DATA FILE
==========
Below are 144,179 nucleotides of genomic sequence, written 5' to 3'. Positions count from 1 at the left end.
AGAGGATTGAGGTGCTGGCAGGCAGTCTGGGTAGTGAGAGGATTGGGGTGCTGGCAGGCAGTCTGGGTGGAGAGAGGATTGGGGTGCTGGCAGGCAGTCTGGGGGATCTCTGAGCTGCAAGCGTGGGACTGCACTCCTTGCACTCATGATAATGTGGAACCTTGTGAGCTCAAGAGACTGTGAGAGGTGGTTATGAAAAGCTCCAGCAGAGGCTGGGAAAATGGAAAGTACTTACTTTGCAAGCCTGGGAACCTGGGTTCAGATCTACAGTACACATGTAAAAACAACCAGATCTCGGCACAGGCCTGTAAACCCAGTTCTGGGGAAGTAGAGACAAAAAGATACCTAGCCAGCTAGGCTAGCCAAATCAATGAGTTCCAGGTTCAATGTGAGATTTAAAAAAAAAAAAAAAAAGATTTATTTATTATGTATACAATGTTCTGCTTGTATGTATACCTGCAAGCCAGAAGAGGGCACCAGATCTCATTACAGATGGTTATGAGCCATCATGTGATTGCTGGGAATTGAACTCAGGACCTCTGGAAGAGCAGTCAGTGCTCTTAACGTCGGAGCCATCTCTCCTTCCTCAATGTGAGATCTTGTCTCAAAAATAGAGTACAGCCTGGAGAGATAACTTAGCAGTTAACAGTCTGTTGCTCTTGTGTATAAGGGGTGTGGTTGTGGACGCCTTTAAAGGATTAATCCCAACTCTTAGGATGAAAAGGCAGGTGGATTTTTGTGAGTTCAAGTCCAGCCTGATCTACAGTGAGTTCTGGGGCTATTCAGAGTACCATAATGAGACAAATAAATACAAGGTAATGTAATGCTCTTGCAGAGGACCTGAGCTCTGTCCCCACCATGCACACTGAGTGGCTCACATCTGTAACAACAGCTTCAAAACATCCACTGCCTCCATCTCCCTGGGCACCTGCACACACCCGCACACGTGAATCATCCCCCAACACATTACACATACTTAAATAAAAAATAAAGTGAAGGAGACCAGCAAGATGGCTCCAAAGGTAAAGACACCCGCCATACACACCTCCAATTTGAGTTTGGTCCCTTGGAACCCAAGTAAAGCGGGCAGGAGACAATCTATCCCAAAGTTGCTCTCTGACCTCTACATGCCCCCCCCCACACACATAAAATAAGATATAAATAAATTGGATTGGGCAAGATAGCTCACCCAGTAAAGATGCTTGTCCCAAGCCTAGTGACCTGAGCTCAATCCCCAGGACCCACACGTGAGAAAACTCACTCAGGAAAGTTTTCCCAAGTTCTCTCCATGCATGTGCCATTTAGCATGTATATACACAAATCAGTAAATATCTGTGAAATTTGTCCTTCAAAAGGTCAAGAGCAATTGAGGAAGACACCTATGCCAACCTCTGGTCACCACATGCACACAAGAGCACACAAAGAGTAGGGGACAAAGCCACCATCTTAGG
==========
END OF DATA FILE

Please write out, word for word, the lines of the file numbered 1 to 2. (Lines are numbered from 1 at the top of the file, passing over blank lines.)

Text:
Below are 144,179 nucleotides of genomic sequence, written 5' to 3'. Positions count from 1 at the left end.
AGAGGATTGAGGTGCTGGCAGGCAGTCTGGGTAGTGAGAGGATTGGGGTGCTGGCAGGCAGTCTGGGTGGAGAGAGGATTGGGGTGCTGGCAGGCAGTCTGGGGGATCTCTGAGCTGCAAGCGTGGGACTGCACTCCTTGCACTCATGATAATGTGGAACCTTGTGAGCTCAAGAGACTGTGAGAGGTGGTTATGAAAAGCTCCAGCAGAGGCTGGGAAAATGGAAAGTACTTACTTTGCAAGCCTGGGAACCTGGGTTCAGATCTACAGTACACATGTAAAAACAACCAGATCTCGGCACAGGCCTGTAAACCCAGTTCTGGGGAAGTAGAGACAAAAAGATACCTAGCCAGCTAGGCTAGCCAAATCAATGAGTTCCAGGTTCAATGTGAGATTTAAAAAAAAAAAAAAAAAGATTTATTTATTATGTATACAATGTTCTGCTTGTATGTATACCTGCAAGCCAGAAGAGGGCACCAGATCTCATTACAGATGGTTATGAGCCATCATGTGATTGCTGGGAATTGAACTCAGGACCTCTGGAAGAGCAGTCAGTGCTCTTAACGTCGGAGCCATCTCTCCTTCCTCAATGTGAGATCTTGTCTCAAAAATAGAGTACAGCCTGGAGAGATAACTTAGCAGTTAACAGTCTGTTGCTCTTGTGTATAAGGGGTGTGGTTGTGGACGCCTTTAAAGGATTAATCCCAACTCTTAGGATGAAAAGGCAGGTGGATTTTTGTGAGTTCAAGTCCAGCCTGATCTACAGTGAGTTCTGGGGCTATTCAGAGTACCATAATGAGACAAATAAATACAAGGTAATGTAATGCTCTTGCAGAGGACCTGAGCTCTGTCCCCACCATGCACACTGAGTGGCTCACATCTGTAACAACAGCTTCAAAACATCCACTGCCTCCATCTCCCTGGGCACCTGCACACACCCGCACACGTGAATCATCCCCCAACACATTACACATACTTAAATAAAAAATAAAGTGAAGGAGACCAGCAAGATGGCTCCAAAGGTAAAGACACCCGCCATACACACCTCCAATTTGAGTTTGGTCCCTTGGAACCCAAGTAAAGCGGGCAGGAGACAATCTATCCCAAAGTTGCTCTCTGACCTCTACATGCCCCCCCCCACACACATAAAATAAGATATAAATAAATTGGATTGGGCAAGATAGCTCACCCAGTAAAGATGCTTGTCCCAAGCCTAGTGACCTGAGCTCAATCCCCAGGACCCACACGTGAGAAAACTCACTCAGGAAAGTTTTCCCAAGTTCTCTCCATGCATGTGCCATTTAGCATGTATATACACAAATCAGTAAATATCTGTGAAATTTGTCCTTCAAAAGGTCAAGAGCAATTGAGGAAGACACCTATGCCAACCTCTGGTCACCACATGCACACAAGAGCACACAAAGAGTAGGGGACAAAGCCACCATCTTAGG